Mark Masztal: It’s actually not a bad idea.

John Rovnak: Um, Mark…. I suggested this the day after Kickstarter ended, I I believe YOU were the first to shoot it down. 🙂

Craig Yoe: It’s very difficult, I think, to sell a publication/book that is a smorgasbord/anthology these days. People like single subject books on something they really like, and even that’s getting very, very hard in today’s economy. And at the same time there’s so many good things coming out in competition. Sorry for this negative note. I really do love what you have put together, but it’s a tough world in publishing these days, always has been I guess, but now more than ever. I’ll do what ever I can to support whatever direction you decide to go, as I’m sure will everyone here. You obviously have a lot of people that like you and what you’ve put together. This is much to your credit and all the talented people that have been helping. Rooting for you…

Mark Masztal: I did, just because of the extra work and having to find new cover art etc. It does get us in the affordable market place. I’m just worried about the covers and where they will come from. We could use my Danzig piece as a cover with some editing and then maybe one of Rick Veitch’s and Peter Money’s poetry pieces. Maybe use Mort Todd’s T-Shirt design or maybe see if we could plead with Mr. Bodé for a piece??? I have to agree with James. Tight market place, tight economy and a $40 price tag will equal no sales. Specialty markets maybe, but it will be a low sales percentage. Anyone got a rich uncle or grandparent? Where’s Kevin Eastman’s uncle when we need him???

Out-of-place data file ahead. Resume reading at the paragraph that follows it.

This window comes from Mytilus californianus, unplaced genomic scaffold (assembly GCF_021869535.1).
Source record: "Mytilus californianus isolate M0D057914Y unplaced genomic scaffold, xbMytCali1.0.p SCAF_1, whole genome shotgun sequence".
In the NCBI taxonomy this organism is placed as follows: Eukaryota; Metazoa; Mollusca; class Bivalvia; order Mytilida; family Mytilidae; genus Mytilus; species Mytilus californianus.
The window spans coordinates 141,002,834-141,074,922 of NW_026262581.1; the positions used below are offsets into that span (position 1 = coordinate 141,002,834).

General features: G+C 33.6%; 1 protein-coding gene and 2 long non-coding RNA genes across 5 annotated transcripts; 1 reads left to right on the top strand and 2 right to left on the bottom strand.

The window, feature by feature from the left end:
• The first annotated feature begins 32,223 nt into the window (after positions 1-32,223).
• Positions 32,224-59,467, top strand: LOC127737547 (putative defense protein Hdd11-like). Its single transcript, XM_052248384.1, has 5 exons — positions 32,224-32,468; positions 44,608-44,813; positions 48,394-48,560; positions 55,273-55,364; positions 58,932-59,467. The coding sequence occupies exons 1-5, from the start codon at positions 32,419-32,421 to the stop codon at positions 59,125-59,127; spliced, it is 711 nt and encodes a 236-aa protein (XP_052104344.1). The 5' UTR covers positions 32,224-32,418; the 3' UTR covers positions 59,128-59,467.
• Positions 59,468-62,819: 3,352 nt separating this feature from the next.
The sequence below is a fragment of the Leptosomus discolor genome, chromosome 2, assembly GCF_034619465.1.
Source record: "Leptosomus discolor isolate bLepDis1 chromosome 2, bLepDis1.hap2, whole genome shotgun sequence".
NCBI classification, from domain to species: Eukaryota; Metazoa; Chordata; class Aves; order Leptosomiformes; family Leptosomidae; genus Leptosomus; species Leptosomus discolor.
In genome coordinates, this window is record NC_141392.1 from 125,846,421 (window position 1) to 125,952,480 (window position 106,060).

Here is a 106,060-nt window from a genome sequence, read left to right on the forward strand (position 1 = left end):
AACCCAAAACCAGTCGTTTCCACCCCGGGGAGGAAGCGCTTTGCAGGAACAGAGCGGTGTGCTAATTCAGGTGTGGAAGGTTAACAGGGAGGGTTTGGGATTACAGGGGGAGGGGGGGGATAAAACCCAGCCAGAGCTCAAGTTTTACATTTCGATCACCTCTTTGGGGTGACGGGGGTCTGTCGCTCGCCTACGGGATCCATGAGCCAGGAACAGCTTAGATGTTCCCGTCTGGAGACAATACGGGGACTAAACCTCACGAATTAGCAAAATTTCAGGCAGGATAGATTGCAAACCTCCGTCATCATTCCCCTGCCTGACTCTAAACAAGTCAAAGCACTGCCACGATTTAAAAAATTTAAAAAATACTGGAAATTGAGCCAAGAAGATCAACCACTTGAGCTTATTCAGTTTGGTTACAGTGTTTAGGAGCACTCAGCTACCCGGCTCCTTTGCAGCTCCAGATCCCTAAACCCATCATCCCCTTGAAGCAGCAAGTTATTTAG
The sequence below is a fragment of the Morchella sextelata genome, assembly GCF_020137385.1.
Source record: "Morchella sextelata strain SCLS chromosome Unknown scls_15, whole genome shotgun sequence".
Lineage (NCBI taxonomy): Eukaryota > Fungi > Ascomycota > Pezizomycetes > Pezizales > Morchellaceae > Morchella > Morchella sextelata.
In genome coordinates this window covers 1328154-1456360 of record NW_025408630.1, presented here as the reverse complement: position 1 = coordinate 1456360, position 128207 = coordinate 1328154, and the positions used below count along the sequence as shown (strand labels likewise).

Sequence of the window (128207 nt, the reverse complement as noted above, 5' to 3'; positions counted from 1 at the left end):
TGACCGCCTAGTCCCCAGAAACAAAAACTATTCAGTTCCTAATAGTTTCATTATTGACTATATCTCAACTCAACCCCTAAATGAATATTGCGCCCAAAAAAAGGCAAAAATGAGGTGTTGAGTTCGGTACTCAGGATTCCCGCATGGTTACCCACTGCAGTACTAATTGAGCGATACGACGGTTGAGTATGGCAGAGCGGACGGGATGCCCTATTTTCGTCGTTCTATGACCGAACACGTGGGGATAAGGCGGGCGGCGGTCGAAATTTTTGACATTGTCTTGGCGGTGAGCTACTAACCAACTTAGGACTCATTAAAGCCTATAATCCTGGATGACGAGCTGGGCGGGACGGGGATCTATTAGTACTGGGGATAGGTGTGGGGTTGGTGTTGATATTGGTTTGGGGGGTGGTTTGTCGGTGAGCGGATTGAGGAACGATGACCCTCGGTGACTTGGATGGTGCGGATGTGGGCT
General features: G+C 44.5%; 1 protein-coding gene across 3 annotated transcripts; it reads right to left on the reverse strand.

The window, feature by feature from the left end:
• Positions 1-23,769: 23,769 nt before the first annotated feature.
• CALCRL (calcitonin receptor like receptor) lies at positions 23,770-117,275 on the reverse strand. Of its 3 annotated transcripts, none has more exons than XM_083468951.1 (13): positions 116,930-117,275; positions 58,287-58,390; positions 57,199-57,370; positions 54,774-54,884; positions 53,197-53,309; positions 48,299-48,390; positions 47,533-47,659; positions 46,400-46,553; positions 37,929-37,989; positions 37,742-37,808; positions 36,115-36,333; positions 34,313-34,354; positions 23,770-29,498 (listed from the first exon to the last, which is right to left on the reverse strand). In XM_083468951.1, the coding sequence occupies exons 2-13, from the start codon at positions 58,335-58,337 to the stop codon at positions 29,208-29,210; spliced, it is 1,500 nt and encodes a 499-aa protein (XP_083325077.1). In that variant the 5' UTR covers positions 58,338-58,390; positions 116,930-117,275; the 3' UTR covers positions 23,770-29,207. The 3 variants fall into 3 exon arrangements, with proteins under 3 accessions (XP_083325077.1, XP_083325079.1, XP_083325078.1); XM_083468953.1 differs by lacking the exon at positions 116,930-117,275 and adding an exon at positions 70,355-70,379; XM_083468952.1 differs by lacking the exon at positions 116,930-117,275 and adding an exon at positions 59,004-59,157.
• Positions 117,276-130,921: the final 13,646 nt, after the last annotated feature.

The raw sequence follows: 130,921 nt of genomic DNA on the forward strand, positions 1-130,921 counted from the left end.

James Kochalka: This is actually a fair argument for doing the big book as “print on demand”. Only the people who really think this is the book for them will buy it. And that’s fine, right?

Rob Walton: I will say this, going back to my experience with Ragmop: After the failure of the graphic novel, the hearsay was that I should have republished it as a run of 12 issues and then collected it. It all comes down to what you want to hold in your hands at the end of the day. There’s no right answer in publishing any more. The market was screaming for graphic novels in 2006 so I gave them one. Turns out, what they really wanted was TPB collections from Marvel and DC. Just roll the dice.

John Rovnak: At the end of the day I want to hold in my hand the same thing I’ve wanted to hold in my hand since I dreamt this silly thing up, a massive collection of my favorite things!! I will explore the multiple volume thing a bit more while I’m waiting on that final printing quote, but I think I know what the answer will be. The one thing I envision if a multiple volume package were to happen would be a handy-dandy slipcase to hold them all. But I’m getting way ahead of myself here.

Mark Martin: Just do something. If you can do it and not LOSE money, you are way ahead of the game. Stick with the book plan.

Mort Todd: I opt for the book over the segmented series. Screw being accessible to those that might buy this instead of Ultimate Spider-Man. Make it the Necronomicon of comics that many know of, few have seen (unless they got $40)!

Stephen R. Bissette: It’s not my or our money, but my philosophy these days, given the screwed market, is if I’m going to do a book, DO THE BOOK. It’s one of the reasons I did Teen Angels as the whole 400+ page monster. If it’s going to exist, at least make sure—profit, loss, or draw—it’s the book you want it to be. It may be the only shot you take or get. Have no illusions about sales. It’s a long slog promoting, even when you GET distribution in place. No one is going to promote it for you; any who do, it’s a boon and a charity, but it won’t be singularly effective, even if it’s Entertainment Weekly you score points with. It’s WORTH doing. DO it.